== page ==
Substance Abuse Counseling Program Article on Addiction and Family

Addiction can tear families apart.  It can lead to broken homes, abuse and theft.  How to approach a loved one who is addicted is a tough situation.  In some cases, the person may be a spouse, parent, sibling, or teen.  This greatly affects the dynamics of the relationship.  However, it is important to deal with the situation.

Helping family through addiction can be difficult. It can also be difficult to know where to draw the line. Please also review AIHCP’s Substance Abuse Counseling Program

 

The article, “Dealing with a Loved One’s Addiction” from Island Now, looks at some important aspects of dealing with a loved one who is facing addiction.  The article states,

“Addiction can be a challenging condition to deal with, especially when it concerns a loved one. The addiction process is gradual, so family members or friends rarely recognize it till it’s too late. In most cases, they subconsciously adapt to these changes till the addicted individual begins to exhibit extreme behaviors.”

To read the entire article, please click here

Please also review AIHCP’s Substance Abuse Consulting program and see if it matches your academic and professional goals.  The program is online and open to qualified professionals seeking a four year certification in Substance Abuse Counseling.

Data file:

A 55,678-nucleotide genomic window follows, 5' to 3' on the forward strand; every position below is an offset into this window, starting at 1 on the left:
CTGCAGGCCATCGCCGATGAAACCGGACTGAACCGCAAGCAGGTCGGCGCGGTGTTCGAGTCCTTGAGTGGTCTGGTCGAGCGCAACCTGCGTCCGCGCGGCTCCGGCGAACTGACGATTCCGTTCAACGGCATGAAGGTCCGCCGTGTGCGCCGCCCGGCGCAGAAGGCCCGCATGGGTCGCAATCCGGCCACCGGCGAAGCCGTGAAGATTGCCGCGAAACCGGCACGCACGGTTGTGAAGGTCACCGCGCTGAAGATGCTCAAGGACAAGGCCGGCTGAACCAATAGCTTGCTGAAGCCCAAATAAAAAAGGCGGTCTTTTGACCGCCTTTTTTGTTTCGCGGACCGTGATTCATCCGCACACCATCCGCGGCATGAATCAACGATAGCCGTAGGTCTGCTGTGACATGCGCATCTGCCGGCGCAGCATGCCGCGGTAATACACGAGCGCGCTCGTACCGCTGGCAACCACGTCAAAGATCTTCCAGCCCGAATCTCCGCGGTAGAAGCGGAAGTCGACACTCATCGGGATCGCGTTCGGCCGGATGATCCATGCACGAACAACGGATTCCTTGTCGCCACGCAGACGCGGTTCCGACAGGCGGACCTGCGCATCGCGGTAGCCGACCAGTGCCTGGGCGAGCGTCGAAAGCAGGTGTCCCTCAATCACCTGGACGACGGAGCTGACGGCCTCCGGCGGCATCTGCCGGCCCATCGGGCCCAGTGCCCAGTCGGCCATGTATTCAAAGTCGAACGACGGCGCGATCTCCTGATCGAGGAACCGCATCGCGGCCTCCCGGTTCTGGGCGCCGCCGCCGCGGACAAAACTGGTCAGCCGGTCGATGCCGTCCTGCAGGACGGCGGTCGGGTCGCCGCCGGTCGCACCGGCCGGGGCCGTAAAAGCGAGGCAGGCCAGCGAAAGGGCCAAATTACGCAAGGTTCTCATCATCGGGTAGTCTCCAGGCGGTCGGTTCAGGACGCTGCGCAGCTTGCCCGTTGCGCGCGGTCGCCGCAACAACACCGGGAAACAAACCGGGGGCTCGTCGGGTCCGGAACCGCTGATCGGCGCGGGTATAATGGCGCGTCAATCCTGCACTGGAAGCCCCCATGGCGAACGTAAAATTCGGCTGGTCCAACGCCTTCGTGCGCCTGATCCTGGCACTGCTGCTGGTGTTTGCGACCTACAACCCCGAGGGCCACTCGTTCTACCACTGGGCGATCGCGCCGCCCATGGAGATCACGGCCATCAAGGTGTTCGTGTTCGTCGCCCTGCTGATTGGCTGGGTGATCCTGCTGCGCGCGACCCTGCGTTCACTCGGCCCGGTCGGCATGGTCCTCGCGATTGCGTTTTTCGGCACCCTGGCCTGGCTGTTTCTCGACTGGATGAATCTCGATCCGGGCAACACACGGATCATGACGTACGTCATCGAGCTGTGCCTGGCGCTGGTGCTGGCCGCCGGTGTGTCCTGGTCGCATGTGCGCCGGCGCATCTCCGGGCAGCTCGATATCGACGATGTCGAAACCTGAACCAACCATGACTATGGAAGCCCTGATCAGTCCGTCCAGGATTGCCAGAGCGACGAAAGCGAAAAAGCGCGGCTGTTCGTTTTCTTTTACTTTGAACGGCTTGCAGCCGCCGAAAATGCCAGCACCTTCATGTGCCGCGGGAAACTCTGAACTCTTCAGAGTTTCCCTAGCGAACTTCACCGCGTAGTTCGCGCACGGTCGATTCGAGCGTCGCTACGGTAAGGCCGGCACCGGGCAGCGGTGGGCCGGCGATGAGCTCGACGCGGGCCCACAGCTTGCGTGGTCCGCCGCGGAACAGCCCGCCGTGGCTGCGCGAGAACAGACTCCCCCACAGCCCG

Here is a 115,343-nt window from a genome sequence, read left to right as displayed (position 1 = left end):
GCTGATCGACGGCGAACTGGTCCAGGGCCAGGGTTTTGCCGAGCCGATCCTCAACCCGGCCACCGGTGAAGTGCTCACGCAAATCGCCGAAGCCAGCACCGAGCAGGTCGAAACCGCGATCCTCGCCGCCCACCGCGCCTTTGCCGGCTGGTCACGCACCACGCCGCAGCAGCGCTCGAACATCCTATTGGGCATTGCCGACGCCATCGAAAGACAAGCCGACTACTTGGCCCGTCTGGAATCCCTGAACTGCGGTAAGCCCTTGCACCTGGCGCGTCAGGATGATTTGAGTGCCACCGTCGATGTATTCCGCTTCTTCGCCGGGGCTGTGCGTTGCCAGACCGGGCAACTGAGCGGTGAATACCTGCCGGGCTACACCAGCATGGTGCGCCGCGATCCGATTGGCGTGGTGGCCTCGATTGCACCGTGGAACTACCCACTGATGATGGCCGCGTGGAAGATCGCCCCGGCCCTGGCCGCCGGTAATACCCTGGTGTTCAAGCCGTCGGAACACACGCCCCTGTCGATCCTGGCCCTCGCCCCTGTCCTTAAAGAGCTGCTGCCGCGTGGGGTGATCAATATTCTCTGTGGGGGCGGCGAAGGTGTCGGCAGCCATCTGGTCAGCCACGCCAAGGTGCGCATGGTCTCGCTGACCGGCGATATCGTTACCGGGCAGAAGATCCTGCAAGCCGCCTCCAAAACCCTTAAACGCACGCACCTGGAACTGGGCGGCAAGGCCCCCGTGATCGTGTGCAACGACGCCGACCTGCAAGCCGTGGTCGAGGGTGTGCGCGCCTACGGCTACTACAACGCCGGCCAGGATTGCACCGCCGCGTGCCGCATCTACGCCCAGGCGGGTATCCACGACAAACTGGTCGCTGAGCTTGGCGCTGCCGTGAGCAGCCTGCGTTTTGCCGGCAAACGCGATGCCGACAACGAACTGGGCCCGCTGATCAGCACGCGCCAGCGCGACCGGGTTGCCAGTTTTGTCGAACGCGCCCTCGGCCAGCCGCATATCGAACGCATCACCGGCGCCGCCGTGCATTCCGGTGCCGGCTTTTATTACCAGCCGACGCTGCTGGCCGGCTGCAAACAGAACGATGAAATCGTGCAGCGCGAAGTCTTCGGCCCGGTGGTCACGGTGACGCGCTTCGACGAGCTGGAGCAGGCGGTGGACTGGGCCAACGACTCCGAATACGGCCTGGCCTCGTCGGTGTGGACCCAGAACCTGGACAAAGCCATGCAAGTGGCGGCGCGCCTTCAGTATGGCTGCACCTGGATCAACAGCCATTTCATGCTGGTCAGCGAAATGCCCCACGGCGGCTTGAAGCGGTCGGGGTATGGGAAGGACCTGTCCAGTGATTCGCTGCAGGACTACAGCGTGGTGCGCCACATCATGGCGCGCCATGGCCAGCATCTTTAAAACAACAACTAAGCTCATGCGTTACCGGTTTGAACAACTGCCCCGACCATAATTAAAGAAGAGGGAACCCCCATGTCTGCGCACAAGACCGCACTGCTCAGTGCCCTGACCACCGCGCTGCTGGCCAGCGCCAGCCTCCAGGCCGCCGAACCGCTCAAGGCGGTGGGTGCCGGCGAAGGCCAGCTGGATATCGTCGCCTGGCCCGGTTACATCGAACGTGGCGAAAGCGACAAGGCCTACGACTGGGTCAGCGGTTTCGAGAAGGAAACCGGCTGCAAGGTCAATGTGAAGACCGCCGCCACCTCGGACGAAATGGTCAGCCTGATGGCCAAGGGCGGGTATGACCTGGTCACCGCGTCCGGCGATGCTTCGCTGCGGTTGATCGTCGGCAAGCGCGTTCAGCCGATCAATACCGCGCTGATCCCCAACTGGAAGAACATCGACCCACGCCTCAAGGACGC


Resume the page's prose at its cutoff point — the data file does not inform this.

Substance Abuse Counseling Training Article on Contingency Management

Behavioral rewards to change bad behavior is a common concept.  Parents reward children to do chores or do good things to reinforce the good behavior with reward.  Contingency Management in addiction looks at the same principle.  In some cases, with stimulants and meth, it has been successful, with others, such as opioids it has not had as much success.  Sometimes, rewards have been misused if they have monetary value.  Still despite this, when combined with other therapies, it can prove useful.

Contingency Management rewards good behavior during addiction. Please also review AIHCP’s Substance Abuse Counseling Training Program

 

The article, “This Addiction Treatment Works. Why Is It So Underused?” by Abby Goodnough looks at this way of rewarding.  She states,